- A statement of the project’s objectives or how the success of the project is going to be defined. These should be approved by the project sponsor.
- A start and end date that creates a clear timeline, which will help win management approval and keep the working team on task.
- The scope of the project, defining what is within the purview of the project and what isn’t.
- The team members who are going to be participating in the project along with the stakeholders. This includes the business unit or service area impacted, departments within the business unit, the project leader and project sponsor.
As mentioned, these components should be included in every project charter, ideally when the project charter is created. The components contained in a project charter should also answer the following questions:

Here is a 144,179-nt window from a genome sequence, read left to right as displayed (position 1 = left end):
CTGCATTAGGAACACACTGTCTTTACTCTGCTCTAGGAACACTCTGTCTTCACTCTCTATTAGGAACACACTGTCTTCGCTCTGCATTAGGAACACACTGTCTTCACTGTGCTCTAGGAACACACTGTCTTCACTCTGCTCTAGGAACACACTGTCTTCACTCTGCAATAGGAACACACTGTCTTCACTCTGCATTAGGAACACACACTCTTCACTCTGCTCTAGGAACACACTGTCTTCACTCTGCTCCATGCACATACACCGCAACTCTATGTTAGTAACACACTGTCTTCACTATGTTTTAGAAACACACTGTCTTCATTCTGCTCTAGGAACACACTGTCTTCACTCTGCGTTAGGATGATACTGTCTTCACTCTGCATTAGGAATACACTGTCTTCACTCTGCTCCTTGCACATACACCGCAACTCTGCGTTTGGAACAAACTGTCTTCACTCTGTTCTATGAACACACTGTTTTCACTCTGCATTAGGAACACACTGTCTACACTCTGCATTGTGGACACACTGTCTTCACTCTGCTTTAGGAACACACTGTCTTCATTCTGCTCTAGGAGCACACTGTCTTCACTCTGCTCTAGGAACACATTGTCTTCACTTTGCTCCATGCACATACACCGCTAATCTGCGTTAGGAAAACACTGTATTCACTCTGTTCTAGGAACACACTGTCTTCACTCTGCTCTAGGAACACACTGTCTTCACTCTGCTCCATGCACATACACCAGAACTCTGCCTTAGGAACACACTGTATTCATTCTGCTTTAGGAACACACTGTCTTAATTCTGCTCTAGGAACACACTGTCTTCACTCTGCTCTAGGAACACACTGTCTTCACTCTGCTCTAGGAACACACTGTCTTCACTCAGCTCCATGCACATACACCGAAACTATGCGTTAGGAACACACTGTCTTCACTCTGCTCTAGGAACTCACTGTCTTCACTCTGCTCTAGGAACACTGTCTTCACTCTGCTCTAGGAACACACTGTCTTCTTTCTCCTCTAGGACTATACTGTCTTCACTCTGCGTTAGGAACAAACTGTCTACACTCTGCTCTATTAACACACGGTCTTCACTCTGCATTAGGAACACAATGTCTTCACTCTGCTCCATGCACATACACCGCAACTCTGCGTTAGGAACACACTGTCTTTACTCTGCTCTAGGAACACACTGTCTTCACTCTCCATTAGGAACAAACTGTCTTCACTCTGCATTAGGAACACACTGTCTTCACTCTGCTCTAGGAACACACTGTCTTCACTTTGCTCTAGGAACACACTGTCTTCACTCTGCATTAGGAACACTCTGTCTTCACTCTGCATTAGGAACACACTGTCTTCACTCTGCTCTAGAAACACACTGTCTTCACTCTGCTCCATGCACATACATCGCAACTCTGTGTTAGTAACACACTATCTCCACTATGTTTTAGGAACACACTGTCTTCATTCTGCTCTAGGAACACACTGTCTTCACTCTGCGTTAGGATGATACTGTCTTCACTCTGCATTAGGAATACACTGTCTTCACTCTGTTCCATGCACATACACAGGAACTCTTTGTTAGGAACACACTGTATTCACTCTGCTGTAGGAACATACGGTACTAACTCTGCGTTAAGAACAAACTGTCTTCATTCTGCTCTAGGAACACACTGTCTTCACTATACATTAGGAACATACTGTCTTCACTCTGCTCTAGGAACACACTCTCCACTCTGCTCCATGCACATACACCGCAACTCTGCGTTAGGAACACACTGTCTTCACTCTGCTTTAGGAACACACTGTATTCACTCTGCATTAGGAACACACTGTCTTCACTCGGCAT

- What is the business case, or why should the project move forward? The project charter has to state why the time, effort, and money is necessary.
- Who is going to lead and who is going to sponsor the project? The project charter needs to state who is directing the work team and the sponsor that will champion the work to executive management.
- How will the project be measured? There should be measurable results and benefits that demonstrate the value to the business. This can be reducing or avoiding costs, increasing customer satisfaction, or growth opportunities.
These questions will help you and your team get in the right mindset to begin the process of writing and will set up a solid foundation for any project charter.
Start Creating a Project Charter with These Tips and Best Practices